The Chair of the Treasury Select Committee says the transition will not be long enough—and takes a pop at Boris Johnson for good measureby Alex Dean / May 15, 2018 / Leave a comment
Should Britain stay close to the European Union or prioritise the freedom to strike its own trade deals? This question is currently tearing the government apart as it wrestles with the customs union and what should replace it: a “customs partnership” or “maximum facilitation.”
There is no clarity on this fundamental issue. The Remainers round the cabinet table are insisting on the former, the Brexiteers are insisting on the latter. The longer the farce drags on, the more vocal the Conservative backbenches become.
Among the most senior Remainer backbenchers in the Party is Nicky Morgan, who served as Education Secretary and now Chairs the influential Treasury Select Committee. She featured on the infamous “mutineers” Telegraph front page after voting against the government and has been outspoken throughout the exit process.
When we discussed the current impasse, Morgan had a scathing verdict on the hard Brexiteers. It feels “like the prime minister is being held to ransom,” she said. One culprit is Jacob Rees-Mogg and his “European Research Group.”
For Morgan, it is a problem “when the ERG sends letters signed by lots of them, dictating terms almost to the prime minister.”
It becomes even worse when, to use her words, “members of the cabinet, in particular the foreign secretary, feel they can openly criticise something the PM has made clear privately that she supports.”
Should Boris Johnson resign? “Brexit is so extraordinary in so many ways… I think in normal circumstances she would have asked him to consider his position.”
This will set the gossip mill spinning. But I wanted to turn to policy: which customs model would Morgan herself prefer?
“Conservative MPs were all given presentations yesterday. Gavin Barwell [May’s Chief of Staff] gave a fair presentation on both options, they were honest enough to say that both are untested and that there are flaws with both.”
“What we read in newspapers is that the PM prefers the customs partnership, which signals an ongoing relationship with the European Union, which is something that I very much support.”
There is no guarantee that this will win out. But if no accommodation can be reached, what then? According to Morgan, parliament could take back control.
“There’s no doubt parliament is beginning to signal… that if there isn’t a resolution in cabinet amongst ministers then parliament will make its views known, and that will require the government to explore some form of a customs union.”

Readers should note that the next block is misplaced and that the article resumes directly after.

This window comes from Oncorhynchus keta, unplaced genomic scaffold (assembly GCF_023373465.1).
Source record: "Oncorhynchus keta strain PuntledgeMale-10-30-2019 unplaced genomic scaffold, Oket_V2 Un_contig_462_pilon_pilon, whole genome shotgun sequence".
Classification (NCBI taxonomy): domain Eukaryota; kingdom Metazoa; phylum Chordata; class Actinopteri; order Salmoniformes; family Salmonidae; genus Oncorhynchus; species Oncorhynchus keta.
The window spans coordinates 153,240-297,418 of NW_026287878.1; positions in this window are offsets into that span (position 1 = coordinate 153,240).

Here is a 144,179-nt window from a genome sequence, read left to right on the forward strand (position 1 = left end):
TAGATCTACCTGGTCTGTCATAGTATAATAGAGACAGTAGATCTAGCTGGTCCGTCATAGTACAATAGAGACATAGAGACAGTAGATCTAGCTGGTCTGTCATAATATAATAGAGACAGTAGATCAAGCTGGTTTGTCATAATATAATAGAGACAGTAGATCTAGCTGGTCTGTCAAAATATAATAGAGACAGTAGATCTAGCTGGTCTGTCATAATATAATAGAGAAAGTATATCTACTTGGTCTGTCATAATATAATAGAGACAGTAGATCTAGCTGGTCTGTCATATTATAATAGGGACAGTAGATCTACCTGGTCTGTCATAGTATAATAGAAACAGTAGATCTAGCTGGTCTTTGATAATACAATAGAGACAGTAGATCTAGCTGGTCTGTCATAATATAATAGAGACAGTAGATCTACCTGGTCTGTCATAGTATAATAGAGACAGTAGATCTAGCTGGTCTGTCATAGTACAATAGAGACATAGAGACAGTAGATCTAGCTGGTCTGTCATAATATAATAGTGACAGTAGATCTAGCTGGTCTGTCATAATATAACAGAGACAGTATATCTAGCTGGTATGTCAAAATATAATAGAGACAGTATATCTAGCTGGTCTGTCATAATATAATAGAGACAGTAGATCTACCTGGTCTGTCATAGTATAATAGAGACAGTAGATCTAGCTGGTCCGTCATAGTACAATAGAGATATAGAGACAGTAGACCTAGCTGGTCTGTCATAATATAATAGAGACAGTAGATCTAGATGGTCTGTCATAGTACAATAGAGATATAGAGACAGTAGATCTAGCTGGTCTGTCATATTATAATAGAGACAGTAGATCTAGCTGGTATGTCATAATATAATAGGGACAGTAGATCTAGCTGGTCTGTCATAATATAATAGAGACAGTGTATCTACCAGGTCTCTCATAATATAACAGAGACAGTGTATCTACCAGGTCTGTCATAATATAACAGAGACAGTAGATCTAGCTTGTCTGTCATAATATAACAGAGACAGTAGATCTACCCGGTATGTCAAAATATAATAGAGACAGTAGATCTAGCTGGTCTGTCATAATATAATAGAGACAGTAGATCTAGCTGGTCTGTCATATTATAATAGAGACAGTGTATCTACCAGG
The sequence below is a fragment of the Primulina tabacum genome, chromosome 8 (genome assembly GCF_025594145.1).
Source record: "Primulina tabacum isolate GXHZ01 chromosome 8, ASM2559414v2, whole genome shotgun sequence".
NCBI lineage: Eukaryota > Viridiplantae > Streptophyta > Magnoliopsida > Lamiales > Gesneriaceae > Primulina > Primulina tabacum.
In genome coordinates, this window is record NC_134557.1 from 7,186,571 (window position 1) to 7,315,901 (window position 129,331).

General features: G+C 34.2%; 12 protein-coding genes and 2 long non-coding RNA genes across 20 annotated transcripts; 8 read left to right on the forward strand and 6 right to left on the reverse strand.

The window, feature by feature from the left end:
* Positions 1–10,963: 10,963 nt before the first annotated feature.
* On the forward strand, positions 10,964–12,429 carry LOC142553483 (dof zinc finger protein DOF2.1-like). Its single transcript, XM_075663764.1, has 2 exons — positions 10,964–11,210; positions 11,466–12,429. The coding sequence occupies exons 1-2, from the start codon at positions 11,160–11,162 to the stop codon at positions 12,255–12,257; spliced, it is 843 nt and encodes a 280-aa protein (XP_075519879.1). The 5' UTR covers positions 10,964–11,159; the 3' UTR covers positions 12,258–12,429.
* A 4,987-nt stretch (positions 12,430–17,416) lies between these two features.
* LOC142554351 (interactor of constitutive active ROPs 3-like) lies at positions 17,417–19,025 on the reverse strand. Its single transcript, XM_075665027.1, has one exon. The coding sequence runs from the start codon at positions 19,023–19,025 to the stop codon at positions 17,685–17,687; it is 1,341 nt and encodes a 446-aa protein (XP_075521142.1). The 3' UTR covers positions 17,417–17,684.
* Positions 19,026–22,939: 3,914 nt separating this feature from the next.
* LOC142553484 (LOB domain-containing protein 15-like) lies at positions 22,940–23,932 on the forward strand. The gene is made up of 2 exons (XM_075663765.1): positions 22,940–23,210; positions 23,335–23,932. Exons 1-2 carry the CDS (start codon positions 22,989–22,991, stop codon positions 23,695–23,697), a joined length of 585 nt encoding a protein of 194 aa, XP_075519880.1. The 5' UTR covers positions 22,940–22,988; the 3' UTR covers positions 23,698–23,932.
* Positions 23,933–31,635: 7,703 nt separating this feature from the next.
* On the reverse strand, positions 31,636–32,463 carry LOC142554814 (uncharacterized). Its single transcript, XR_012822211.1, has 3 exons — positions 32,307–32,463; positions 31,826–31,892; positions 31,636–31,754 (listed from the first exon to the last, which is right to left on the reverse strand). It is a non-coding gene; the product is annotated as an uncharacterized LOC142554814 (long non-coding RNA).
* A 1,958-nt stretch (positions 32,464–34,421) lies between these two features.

This would be a devastating defeat for the prime minister on a key policy plank. It is difficult to see how she could survive it; that the warning is coming from her own backbenchers makes it only more striking.
Parliament will also soon face a choice on whether Britain should remain in the European Economic Area. The House of Lords has amended the withdrawal legislation to put this option back on the table—something which Morgan supports.
“They’ve done their job, saying to MPs ‘do you want to think again about this?’ and I think that we should,” she said.
This would mean the continued free movement of people, but Morgan would much prefer continued close alignment with Europe than a hard exit, which she warned would be “catastrophic.”
With so much uncertainty swirling round in the system, another major worry is time. The government has only a few months to secure a transition deal, but even this will last only to 2020. It may not be enough to prepare for full departure.
On this Morgan was forthright. “Undoubtedly we are not going to be ready by the end of the transition period, I would say for quite a number of things,” she warned. “I mean particularly policing our customs.”
“I asked the PM that question at the end of a committee in March and she said, I think, to paraphrase, ‘as we know more on these things we discover that we need more time.’”
With so many unknowns, what is likely to happen now? How will Brexit play out?
“Let’s hope there are signs that actually the PM is going to be much clearer about what she wants to see, and I think that would be a good thing for the party.”
I asked whether May should continue in her post through the 2022 election. “I think I’ve been pretty clear in the past that we will need to revisit the leadership question at some point in the future,” Morgan said, adding that the question “is certainly not imminent.”
“But at the end of the day we as a party have to think about having the right person in the leadership in the run up to the general election, who’s going to make sure that we not only hold marginal seats but win more back.”
In Brexit land, 2022 feels a long time in the future. In the meantime, Morgan will continue to make her voice heard. Only the day before we spoke she had launched a new campaign against hard exit.
The fight never stops. And that’s because the consequences of getting Brexit wrong, Morgan said simply, could be “absolutely enormous.”